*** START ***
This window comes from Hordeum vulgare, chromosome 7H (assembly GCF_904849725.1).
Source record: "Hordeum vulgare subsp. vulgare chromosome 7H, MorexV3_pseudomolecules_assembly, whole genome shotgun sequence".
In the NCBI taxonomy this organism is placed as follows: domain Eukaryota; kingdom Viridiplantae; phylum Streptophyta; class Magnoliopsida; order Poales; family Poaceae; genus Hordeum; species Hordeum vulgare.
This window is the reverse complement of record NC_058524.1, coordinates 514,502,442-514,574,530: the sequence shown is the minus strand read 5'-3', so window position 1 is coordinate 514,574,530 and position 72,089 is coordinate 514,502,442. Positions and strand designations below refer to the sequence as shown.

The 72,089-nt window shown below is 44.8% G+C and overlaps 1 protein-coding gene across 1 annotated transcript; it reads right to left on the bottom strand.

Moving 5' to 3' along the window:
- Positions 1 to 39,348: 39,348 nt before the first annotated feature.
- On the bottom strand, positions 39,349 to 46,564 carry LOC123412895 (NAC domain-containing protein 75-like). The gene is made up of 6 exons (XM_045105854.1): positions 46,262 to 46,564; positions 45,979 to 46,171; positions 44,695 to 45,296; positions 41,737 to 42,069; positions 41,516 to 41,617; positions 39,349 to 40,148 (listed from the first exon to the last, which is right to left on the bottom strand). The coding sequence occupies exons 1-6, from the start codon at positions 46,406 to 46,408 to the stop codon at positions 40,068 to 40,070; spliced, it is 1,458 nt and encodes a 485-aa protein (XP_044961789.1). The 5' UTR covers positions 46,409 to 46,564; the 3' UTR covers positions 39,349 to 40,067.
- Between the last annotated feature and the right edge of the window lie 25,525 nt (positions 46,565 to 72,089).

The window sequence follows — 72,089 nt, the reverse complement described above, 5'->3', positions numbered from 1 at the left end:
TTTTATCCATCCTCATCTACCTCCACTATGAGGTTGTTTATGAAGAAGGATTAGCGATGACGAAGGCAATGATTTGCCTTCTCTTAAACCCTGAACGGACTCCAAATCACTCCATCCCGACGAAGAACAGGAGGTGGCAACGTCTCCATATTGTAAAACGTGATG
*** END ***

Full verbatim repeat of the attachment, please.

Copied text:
This window comes from Hordeum vulgare, chromosome 7H (assembly GCF_904849725.1).
Source record: "Hordeum vulgare subsp. vulgare chromosome 7H, MorexV3_pseudomolecules_assembly, whole genome shotgun sequence".
In the NCBI taxonomy this organism is placed as follows: domain Eukaryota; kingdom Viridiplantae; phylum Streptophyta; class Magnoliopsida; order Poales; family Poaceae; genus Hordeum; species Hordeum vulgare.
This window is the reverse complement of record NC_058524.1, coordinates 514,502,442-514,574,530: the sequence shown is the minus strand read 5'-3', so window position 1 is coordinate 514,574,530 and position 72,089 is coordinate 514,502,442. Positions and strand designations below refer to the sequence as shown.

The 72,089-nt window shown below is 44.8% G+C and overlaps 1 protein-coding gene across 1 annotated transcript; it reads right to left on the bottom strand.

Moving 5' to 3' along the window:
- Positions 1 to 39,348: 39,348 nt before the first annotated feature.
- On the bottom strand, positions 39,349 to 46,564 carry LOC123412895 (NAC domain-containing protein 75-like). The gene is made up of 6 exons (XM_045105854.1): positions 46,262 to 46,564; positions 45,979 to 46,171; positions 44,695 to 45,296; positions 41,737 to 42,069; positions 41,516 to 41,617; positions 39,349 to 40,148 (listed from the first exon to the last, which is right to left on the bottom strand). The coding sequence occupies exons 1-6, from the start codon at positions 46,406 to 46,408 to the stop codon at positions 40,068 to 40,070; spliced, it is 1,458 nt and encodes a 485-aa protein (XP_044961789.1). The 5' UTR covers positions 46,409 to 46,564; the 3' UTR covers positions 39,349 to 40,067.
- Between the last annotated feature and the right edge of the window lie 25,525 nt (positions 46,565 to 72,089).

The window sequence follows — 72,089 nt, the reverse complement described above, 5'->3', positions numbered from 1 at the left end:
TTTTATCCATCCTCATCTACCTCCACTATGAGGTTGTTTATGAAGAAGGATTAGCGATGACGAAGGCAATGATTTGCCTTCTCTTAAACCCTGAACGGACTCCAAATCACTCCATCCCGACGAAGAACAGGAGGTGGCAACGTCTCCATATTGTAAAACGTGATG